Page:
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The mass of men lead lives of quiet desperation … —Henry David Thoreau

I can’t seem to escape the relentless pursuit of Desperate Housewives. Every commercial break during one of my favorite shows, there they are. Taunting me and inviting me to join them for a whole hour of mind-numbing, bubble-gum entertainment. The plot: housebound women and hunks hooking up. How original. Desperate Network may have been a better title for the show. But the title sparked a couple of questions for me: Just what are the women on the show desperate for? Attention? Sex? Ratings? And is desperation itself wrong?

I think that Thoreau was right. Most of us are desperate to some degree. But perhaps the extent of our desperation is not most important, but rather the object of our desire. I think that most of us would agree that the housewives in the show are misdirected in their desires. I haven’t seen the show, so I don’t completely understand what these women want. But if it involves sex and possessions (like the commercials lead me to believe), I think it could be a long-running series. I know from enough real-life experience that yearning for another thing or person to satisfy our longings will only supply temporary satisfaction. We will always need something else.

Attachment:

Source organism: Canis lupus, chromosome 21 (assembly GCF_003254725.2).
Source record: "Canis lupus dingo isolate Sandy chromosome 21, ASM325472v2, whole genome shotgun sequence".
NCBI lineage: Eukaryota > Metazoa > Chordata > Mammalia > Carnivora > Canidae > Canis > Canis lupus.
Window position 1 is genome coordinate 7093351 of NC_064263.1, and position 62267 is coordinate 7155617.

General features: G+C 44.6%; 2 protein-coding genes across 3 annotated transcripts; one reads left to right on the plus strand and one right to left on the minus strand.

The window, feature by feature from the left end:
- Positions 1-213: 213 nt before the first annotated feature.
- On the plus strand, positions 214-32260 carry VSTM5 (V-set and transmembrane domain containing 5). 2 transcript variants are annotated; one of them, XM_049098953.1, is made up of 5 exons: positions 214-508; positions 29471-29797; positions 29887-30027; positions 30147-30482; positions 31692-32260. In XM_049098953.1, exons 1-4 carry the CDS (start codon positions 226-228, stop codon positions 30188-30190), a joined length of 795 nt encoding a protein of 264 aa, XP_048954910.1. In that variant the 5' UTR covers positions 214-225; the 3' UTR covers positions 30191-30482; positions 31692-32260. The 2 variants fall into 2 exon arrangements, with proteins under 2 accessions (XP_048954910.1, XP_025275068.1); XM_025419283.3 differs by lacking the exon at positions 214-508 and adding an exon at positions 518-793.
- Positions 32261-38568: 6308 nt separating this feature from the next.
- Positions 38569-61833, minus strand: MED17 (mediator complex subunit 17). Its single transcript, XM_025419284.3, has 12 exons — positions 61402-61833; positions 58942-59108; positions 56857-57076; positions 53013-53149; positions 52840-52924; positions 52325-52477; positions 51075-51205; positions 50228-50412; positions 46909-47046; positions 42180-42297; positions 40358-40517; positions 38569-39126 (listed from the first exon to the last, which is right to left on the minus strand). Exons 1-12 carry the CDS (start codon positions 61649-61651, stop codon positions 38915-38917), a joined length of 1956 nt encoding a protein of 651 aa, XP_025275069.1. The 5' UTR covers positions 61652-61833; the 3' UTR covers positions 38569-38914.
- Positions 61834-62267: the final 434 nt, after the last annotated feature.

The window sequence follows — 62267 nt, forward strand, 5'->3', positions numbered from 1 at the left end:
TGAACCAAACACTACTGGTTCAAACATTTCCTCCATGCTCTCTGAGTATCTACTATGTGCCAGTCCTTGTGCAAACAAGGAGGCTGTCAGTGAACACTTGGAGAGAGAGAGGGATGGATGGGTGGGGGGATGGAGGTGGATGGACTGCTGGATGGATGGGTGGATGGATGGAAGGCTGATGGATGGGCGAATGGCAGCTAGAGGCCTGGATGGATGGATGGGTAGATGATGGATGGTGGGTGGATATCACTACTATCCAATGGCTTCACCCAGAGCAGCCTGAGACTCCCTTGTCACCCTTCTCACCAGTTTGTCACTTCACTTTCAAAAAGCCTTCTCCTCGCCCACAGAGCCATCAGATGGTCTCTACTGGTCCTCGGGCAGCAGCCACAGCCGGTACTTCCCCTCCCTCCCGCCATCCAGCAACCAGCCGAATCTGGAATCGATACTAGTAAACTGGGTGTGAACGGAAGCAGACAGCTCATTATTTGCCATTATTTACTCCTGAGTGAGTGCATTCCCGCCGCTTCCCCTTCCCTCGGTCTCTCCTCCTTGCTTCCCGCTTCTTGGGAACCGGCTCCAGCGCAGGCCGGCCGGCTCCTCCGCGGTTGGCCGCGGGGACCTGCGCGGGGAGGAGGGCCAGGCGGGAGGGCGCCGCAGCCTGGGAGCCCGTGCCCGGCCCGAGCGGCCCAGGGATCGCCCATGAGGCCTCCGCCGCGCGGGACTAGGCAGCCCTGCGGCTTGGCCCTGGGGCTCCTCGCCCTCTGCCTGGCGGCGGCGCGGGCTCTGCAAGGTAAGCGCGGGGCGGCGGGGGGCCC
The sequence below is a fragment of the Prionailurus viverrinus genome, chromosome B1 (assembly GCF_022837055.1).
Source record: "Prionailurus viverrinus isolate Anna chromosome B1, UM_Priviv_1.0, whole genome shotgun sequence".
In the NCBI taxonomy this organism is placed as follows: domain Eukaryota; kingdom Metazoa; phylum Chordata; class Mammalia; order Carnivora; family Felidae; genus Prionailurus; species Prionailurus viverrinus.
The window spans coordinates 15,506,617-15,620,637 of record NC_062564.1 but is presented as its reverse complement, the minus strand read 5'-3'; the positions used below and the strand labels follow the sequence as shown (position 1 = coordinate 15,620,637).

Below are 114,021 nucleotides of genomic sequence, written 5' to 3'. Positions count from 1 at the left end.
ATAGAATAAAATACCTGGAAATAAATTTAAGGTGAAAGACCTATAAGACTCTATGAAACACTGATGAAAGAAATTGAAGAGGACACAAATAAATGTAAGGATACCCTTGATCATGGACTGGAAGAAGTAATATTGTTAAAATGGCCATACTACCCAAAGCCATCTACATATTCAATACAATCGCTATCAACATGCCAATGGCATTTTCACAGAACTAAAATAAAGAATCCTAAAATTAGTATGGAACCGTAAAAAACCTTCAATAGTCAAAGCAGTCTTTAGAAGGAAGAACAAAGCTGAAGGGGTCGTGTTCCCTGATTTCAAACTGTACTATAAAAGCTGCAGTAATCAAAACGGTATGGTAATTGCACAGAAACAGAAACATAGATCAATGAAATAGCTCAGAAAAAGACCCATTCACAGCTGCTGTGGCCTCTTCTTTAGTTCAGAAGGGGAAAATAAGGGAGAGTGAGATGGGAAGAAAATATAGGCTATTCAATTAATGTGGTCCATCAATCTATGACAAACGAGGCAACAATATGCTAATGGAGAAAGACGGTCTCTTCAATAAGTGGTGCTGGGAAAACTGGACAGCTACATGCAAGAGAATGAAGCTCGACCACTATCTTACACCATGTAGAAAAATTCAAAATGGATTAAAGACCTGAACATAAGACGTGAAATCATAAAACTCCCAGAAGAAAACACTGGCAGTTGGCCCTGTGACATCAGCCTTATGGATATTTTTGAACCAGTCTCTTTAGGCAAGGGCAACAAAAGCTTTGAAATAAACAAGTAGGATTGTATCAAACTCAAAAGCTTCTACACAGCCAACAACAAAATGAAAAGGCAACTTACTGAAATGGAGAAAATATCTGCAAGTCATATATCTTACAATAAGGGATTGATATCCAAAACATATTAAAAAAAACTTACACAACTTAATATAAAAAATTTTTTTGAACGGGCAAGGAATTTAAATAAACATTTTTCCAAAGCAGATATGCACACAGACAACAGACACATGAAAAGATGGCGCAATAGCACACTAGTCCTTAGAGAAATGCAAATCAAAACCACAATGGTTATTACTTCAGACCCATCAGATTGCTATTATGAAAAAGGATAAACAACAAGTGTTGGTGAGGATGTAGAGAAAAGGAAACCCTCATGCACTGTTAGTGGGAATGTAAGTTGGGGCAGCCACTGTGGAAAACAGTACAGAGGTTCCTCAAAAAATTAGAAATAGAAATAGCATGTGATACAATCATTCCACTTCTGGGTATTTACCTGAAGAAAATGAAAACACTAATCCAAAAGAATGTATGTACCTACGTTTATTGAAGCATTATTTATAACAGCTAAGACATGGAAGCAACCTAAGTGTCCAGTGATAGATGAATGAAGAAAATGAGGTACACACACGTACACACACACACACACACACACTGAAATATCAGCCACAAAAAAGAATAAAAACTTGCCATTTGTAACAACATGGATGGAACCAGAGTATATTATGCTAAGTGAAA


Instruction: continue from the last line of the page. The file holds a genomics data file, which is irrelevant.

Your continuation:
By this time, I am sure that most of you reading this have some idea where I am going. There is no question that sin and the resulting imperfection of our relationship with our Creator have left us wanting. I do believe that God alone and a restoration of relationship with Him are the cure for human desperation. But in my experience, even in my closest moments with God, I find that there is an ache for something more. I find that I can’t maintain the intimacy with Him that I truly want to have in every breathing moment.

I find some comfort in the fact that David could relate to this need for something more. In Psalm 42, David compares his soul’s longing to the panting of a deer. I have never been close to a thirsty deer, and I suspect a panting deer is pretty dry. David was described as a “man after God’s own heart” (1 Samuel 13:14), yet several times in this psalm he questions his soul about its desperation for God. (I wonder what this sounded like set to music.) David never gives us an answer to his despair but resolves to praise God anyway and, in imitating David, so should we.

I am led to the conclusion that for those who know Christ, death is the end of life as we know it, but it is one of God’s greatest gifts. The death of our bodies will usher in the fulfillment of our deepest longing. Heaven will be the completion of our restoration with God Himself. No distance between God and ourselves. Despair destroyed forever. No more limits on our relationship to God.

I think that the apostle Paul knew this desperation too. He interrupted his great monologue on love to affirm that he would “someday know fully just as [he] also [has] been fully known” (1 Corinthians 13:12).

I can’t wait.

If I find in myself a desire which no experience in this world can satisfy, the most probable explanation is that I was made for another world.

—C.S. Lewis

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